You Get What You Pay For

One of the hardest arguments we professional resume writers have with job seekers is the argument that a professional resume is a good investment. Most of our clients have college degrees and/or work in white collar positions where writing memos, reports, and analyses is part of their daily jobs. It is difficult to jump the mental hurdle that a resume is a different type of writing, and thus, should be left to the professionals.

In college, most students are required to take two full years of English. The first year is composition and the second year is literature. Generally in composition, students learn the basics of research, how to build a report, and some creative writing. These skills are the necessary skills they will need for other classes in their studies such as history and sociology. What these classes do not teach is resume writing, direct marketing writing, or copy writing. They leave the resume writing instruction to the career center who provide a one-hour instruction course on Saturdays once a semester. A student may or may not take that course during their senior year. If the student attends, they have one hour to learn how to write marketing copy that will sell their hard-earned, expensive four years of college to prospective employers. Doesn’t really make sense, does it?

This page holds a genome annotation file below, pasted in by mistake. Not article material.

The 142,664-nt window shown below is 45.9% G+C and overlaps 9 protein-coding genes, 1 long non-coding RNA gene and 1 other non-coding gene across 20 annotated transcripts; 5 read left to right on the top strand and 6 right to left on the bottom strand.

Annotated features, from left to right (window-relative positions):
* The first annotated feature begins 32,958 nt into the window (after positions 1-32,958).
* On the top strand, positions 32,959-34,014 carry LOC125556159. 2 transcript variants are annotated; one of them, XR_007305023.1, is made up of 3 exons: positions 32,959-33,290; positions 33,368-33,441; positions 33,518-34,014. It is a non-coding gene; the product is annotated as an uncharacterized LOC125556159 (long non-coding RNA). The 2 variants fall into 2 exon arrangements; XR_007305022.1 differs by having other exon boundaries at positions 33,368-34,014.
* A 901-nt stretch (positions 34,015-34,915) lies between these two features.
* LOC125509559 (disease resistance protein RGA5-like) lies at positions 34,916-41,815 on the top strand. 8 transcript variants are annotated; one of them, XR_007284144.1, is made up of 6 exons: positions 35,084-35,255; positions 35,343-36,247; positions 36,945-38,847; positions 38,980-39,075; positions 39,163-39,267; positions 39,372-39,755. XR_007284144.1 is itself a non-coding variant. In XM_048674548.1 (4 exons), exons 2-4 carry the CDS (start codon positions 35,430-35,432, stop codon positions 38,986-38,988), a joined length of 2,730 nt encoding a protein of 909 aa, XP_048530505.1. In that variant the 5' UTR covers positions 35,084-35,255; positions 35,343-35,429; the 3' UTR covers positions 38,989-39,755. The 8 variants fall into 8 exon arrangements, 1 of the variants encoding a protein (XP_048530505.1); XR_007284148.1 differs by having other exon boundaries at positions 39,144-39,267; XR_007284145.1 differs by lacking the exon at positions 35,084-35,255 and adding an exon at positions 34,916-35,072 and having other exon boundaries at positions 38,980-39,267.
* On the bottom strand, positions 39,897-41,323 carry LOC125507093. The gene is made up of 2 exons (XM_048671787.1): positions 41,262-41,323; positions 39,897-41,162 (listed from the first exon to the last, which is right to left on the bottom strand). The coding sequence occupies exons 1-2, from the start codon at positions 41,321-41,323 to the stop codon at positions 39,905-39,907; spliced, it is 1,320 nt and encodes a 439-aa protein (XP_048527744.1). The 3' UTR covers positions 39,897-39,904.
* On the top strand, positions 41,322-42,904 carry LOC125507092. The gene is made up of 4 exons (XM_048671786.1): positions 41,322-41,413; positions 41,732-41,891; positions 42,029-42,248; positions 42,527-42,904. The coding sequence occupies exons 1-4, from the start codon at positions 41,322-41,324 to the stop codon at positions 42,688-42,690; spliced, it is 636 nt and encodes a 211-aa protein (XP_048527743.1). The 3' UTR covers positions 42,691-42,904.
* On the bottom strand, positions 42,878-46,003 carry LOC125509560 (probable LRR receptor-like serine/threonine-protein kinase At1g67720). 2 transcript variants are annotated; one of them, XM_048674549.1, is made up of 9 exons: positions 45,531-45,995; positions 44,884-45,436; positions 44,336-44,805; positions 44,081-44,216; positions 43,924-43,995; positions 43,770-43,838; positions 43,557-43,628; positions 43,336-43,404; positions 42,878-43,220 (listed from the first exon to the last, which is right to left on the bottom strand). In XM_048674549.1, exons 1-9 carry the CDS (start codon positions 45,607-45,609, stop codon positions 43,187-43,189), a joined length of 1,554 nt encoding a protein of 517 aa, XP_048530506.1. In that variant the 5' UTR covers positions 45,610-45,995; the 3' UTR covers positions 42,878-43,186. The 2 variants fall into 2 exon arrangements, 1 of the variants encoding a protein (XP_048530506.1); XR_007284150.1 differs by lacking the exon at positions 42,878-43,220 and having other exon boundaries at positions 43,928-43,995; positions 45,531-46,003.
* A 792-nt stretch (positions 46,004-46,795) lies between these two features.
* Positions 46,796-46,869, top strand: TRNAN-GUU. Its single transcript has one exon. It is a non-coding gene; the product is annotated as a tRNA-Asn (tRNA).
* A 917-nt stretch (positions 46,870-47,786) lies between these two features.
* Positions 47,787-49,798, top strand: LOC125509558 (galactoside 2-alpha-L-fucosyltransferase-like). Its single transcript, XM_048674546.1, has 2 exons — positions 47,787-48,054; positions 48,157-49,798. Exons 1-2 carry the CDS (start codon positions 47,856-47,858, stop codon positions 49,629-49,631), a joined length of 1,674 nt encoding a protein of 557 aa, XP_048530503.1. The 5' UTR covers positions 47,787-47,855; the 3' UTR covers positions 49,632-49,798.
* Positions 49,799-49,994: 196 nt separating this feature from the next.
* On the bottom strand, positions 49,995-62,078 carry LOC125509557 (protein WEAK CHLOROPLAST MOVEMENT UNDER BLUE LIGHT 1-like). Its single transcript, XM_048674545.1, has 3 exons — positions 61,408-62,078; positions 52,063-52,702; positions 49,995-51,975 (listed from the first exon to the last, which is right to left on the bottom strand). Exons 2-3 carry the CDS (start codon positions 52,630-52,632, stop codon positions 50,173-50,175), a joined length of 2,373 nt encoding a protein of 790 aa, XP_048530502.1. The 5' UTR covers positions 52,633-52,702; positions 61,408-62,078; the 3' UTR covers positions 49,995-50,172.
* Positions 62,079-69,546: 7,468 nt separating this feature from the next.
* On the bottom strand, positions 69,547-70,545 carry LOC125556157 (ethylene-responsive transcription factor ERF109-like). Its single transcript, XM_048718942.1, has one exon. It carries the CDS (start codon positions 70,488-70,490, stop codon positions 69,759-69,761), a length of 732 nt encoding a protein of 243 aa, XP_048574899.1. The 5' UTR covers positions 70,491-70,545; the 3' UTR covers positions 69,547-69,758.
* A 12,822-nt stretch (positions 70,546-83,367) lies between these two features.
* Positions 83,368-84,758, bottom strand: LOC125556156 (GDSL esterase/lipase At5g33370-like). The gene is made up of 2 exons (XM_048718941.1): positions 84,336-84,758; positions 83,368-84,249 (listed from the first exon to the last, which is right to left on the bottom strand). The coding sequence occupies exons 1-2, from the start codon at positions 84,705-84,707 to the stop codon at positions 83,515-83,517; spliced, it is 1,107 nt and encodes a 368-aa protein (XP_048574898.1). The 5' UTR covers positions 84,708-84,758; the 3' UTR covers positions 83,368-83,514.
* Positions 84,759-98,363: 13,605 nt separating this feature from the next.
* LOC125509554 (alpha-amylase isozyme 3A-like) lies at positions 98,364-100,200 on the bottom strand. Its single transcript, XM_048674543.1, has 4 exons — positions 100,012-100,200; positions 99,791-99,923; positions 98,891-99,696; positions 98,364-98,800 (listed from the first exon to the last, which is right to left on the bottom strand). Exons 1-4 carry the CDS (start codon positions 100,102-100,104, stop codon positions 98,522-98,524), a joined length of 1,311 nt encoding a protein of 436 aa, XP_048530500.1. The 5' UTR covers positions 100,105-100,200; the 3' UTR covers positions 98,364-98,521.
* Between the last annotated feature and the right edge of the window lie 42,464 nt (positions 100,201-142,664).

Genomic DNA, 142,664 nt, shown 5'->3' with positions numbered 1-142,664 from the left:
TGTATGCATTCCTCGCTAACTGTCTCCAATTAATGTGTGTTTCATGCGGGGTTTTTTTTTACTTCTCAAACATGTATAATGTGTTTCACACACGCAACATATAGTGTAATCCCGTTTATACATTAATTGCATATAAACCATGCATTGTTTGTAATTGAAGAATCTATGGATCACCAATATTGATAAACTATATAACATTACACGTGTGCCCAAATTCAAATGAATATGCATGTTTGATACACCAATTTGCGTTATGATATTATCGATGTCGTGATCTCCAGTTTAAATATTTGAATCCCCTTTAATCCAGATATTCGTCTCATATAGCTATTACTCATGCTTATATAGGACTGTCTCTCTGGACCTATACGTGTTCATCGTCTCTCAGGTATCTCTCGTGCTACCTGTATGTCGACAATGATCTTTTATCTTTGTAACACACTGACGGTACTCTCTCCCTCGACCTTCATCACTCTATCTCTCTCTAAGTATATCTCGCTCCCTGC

Professional resume writers write resumes every single day. Part of their job is to look objectively at a job seeker’s career history, take into consideration the immediate and future career goals, and craft a hard-hitting marketing document that will win the interview. They do this eight to ten hours a day, not just once in a lifetime. Their abilities are top notch.

I once heard the analogy given that hiring a resume writer was like hiring an electrician to rewire your house. Given a few books and a great deal of time, you could probably figure out how to rewire your house but you would not have much confidence in the job that you did. Your lack of experience could mask a great many mistakes that you don’t recognize but which could result in disaster like a house fire. You would wince every time you turned on a light.

Writing your own resume is like that. Do you know enough to recognize the mistakes you make in your resume? Are you confident when you send it out or do you cross your fingers and say a prayer? Can you afford to spend the time that is needed to learn all the ins and outs of resume writing or would it be more fiscally astute to hire it out? Think about it and give us a call.

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